Laremy Tunsil Social Media Accounts Hacked on NFL Draft Night; Loses Millions

By Chika Dunu, Epoch Times
April 29, 2016 Updated: April 29, 2016

Minutes before the live broadcast of the 2016 NFL Draft, Laremy Tunsil’s verified Twitter account was hacked—exposing a video of the former college athlete smoking weed out of a gas-mask bong—and instantly ruining his chances as a top five pick.

Tunsil, a highly-rated prospect out of Ole Miss, was eventually drafted by the Miami Dolphins as the No. 13 pick on Draft Day, April 28. The plummet from top five reportedly cost the 21-year-old $7 million in salary.

“It is B.S. Somebody hacked into his account,” agent Jimmy Sexton told ESPN.

According to Deadspin, someone has made several attempts to sell the footage of Tunsil’s mishap. 

It didn’t stop there.

Once Tunsil was selected by the Miami Dolphins, his Instagram page was hacked. This time, screenshots of a conversation between the athlete and Ole Miss assistant athletic director John Miller were released.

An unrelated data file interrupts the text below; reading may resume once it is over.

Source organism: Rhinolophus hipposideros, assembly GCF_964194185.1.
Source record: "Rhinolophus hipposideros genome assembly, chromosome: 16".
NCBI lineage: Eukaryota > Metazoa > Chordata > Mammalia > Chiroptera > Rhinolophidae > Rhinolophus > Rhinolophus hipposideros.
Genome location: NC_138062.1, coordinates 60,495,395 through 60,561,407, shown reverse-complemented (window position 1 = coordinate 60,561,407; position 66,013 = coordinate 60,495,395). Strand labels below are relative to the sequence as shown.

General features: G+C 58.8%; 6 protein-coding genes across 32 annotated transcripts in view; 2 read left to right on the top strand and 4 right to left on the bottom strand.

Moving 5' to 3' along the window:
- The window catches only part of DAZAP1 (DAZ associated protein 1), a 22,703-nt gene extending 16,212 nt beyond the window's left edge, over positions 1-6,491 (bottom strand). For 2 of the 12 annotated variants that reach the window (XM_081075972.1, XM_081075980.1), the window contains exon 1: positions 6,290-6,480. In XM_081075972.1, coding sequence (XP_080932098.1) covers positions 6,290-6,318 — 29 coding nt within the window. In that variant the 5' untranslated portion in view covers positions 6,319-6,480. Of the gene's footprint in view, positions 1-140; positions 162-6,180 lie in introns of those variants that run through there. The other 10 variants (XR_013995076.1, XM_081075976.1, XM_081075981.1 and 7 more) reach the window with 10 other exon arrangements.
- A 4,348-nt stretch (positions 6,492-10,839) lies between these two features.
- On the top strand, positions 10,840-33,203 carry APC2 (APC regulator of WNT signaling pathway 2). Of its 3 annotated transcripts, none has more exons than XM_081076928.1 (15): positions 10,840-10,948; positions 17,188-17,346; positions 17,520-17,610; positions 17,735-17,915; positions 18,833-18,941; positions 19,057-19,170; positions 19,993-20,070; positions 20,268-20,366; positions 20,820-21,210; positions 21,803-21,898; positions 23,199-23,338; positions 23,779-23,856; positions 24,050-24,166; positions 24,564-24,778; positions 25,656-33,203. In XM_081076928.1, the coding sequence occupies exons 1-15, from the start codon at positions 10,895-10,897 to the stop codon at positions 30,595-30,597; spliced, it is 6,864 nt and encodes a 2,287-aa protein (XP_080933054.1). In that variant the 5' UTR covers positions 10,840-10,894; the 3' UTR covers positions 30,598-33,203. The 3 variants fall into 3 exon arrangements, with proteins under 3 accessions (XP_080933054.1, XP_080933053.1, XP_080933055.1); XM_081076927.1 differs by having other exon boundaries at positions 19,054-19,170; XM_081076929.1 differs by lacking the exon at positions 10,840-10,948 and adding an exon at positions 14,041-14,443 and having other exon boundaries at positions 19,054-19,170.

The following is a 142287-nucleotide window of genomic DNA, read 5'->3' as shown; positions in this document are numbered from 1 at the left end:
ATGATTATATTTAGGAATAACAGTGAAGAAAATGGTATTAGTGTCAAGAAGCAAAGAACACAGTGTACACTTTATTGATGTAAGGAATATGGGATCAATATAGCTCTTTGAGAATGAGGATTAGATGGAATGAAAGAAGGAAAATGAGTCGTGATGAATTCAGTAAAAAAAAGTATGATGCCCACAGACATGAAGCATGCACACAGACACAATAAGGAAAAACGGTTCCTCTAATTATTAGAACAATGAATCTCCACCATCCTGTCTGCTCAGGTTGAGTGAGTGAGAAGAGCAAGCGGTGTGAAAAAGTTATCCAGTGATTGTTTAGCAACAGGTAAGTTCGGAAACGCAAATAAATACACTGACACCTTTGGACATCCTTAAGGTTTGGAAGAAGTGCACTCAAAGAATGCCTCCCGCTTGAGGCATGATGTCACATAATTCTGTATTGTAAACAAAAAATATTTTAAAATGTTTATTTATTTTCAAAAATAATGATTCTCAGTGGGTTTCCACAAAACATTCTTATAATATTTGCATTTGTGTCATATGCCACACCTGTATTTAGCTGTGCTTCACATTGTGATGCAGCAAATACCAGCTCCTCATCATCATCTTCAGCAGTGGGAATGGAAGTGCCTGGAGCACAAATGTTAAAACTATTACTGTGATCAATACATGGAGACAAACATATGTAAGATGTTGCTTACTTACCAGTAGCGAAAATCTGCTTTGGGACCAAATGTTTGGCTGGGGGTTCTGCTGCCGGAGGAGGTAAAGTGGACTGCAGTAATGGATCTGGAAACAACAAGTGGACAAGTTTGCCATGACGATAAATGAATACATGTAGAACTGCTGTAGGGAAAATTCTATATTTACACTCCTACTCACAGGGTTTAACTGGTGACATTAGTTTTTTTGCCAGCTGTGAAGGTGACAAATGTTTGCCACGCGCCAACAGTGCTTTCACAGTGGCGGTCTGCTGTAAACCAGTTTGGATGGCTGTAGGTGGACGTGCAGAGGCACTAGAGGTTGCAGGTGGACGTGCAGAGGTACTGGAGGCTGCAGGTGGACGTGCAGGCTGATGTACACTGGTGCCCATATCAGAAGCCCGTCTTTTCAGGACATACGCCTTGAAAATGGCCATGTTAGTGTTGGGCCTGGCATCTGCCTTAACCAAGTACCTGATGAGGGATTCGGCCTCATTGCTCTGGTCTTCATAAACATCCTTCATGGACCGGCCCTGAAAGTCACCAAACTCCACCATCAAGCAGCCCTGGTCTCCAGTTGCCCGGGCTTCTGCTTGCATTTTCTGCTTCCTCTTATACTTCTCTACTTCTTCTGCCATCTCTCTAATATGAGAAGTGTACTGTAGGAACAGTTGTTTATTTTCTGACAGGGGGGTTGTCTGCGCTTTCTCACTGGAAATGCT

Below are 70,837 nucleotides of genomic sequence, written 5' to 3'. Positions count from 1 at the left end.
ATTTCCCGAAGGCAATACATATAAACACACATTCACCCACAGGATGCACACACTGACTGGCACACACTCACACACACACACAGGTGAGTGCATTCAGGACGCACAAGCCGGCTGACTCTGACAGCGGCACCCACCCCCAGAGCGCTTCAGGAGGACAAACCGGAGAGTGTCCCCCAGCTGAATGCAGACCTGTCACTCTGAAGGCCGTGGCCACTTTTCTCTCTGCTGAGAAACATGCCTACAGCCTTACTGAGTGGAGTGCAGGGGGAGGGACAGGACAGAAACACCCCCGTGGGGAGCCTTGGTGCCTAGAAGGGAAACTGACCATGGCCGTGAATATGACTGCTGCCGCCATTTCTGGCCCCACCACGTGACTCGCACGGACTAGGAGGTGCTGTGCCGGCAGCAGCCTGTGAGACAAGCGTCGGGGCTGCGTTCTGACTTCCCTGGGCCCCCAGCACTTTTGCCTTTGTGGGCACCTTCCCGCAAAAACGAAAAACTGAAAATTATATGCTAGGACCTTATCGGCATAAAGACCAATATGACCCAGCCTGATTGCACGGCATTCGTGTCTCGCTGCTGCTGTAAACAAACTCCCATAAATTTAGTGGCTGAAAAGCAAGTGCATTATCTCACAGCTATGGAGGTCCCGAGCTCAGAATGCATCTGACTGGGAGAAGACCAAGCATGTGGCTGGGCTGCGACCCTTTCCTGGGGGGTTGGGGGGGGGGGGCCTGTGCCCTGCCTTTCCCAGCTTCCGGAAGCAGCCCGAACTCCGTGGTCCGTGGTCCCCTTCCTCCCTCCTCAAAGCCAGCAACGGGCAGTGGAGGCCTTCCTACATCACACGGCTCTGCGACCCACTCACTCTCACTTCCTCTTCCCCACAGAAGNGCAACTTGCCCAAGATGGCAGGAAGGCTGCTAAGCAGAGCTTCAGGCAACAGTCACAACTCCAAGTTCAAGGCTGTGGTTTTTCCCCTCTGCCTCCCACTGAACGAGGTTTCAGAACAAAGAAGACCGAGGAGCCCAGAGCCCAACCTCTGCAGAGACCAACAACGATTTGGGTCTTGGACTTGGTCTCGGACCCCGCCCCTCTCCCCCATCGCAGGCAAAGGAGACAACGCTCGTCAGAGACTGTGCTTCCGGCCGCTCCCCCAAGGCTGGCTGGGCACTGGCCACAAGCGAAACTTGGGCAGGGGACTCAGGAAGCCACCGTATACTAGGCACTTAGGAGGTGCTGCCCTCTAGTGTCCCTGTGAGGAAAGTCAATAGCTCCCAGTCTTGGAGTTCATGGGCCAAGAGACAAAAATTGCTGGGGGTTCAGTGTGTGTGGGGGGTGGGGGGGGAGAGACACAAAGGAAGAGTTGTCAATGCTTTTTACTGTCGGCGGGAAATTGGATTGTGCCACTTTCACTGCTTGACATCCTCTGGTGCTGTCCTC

In the text message, Tunsil writes: “Coach, I need help paying my rent,” in which Miller responds with, “see Barney next week”—presumably assistant athletic director, Barney Farrer—a violation of NCAA rules.

During a post NFL draft news conference, Tunsil confirmed it was him in the video and that he did accept money.

“I’d have to say yeah,” he said when asked about the exchanged monies. “I made a mistake. That happened.”

But such actions didn’t deter the Miami Dolphins from choosing the gifted athlete.

“We’re very comfortable with all the information we have on the situation,” Dolphins general manager Chris Grier said after the team had chosen Tunsil. “We had heard rumors, and we had done background work.”

He added: “The video is two years old. So from all the information we have, we are comfortable with it.”

Tunsil reassured reporters and his new team that his previous actions aren’t a testament of his character.

“You can check all my college tests. I never failed one,” he said. Friend and college teammate, Robert Nkemdiche, vouched for his friend.

“It’s heartbreaking because I love that dude and he’s such a good person,” Nkemdiche said, who was drafted by the Arizona Cardinals with the 29th pick. “I can’t wait to see what he does in the NFL.”

Tunsil doesn’t plan to take legal action against the hacker, but said “we’re trying to find out” the identity of the culprit.